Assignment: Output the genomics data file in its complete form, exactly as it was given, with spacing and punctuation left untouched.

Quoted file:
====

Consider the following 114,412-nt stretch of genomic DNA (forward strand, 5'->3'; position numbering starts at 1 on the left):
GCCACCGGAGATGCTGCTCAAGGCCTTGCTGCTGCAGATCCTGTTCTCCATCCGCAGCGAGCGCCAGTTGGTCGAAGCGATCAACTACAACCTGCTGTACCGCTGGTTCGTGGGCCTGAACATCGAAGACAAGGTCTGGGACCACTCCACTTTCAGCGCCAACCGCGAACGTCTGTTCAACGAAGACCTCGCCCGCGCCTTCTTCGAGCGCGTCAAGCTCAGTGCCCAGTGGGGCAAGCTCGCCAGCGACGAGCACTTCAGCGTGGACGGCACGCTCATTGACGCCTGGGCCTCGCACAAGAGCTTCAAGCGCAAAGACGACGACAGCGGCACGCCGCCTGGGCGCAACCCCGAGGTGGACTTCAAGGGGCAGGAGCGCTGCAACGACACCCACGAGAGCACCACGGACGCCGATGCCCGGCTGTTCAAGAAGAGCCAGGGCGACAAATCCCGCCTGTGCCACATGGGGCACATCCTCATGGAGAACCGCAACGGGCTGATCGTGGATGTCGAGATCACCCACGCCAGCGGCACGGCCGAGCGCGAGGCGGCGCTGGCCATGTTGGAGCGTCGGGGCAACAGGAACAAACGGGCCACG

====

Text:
Consider the following 114,412-nt stretch of genomic DNA (forward strand, 5'->3'; position numbering starts at 1 on the left):
GCCACCGGAGATGCTGCTCAAGGCCTTGCTGCTGCAGATCCTGTTCTCCATCCGCAGCGAGCGCCAGTTGGTCGAAGCGATCAACTACAACCTGCTGTACCGCTGGTTCGTGGGCCTGAACATCGAAGACAAGGTCTGGGACCACTCCACTTTCAGCGCCAACCGCGAACGTCTGTTCAACGAAGACCTCGCCCGCGCCTTCTTCGAGCGCGTCAAGCTCAGTGCCCAGTGGGGCAAGCTCGCCAGCGACGAGCACTTCAGCGTGGACGGCACGCTCATTGACGCCTGGGCCTCGCACAAGAGCTTCAAGCGCAAAGACGACGACAGCGGCACGCCGCCTGGGCGCAACCCCGAGGTGGACTTCAAGGGGCAGGAGCGCTGCAACGACACCCACGAGAGCACCACGGACGCCGATGCCCGGCTGTTCAAGAAGAGCCAGGGCGACAAATCCCGCCTGTGCCACATGGGGCACATCCTCATGGAGAACCGCAACGGGCTGATCGTGGATGTCGAGATCACCCACGCCAGCGGCACGGCCGAGCGCGAGGCGGCGCTGGCCATGTTGGAGCGTCGGGGCAACAGGAACAAACGGGCCACG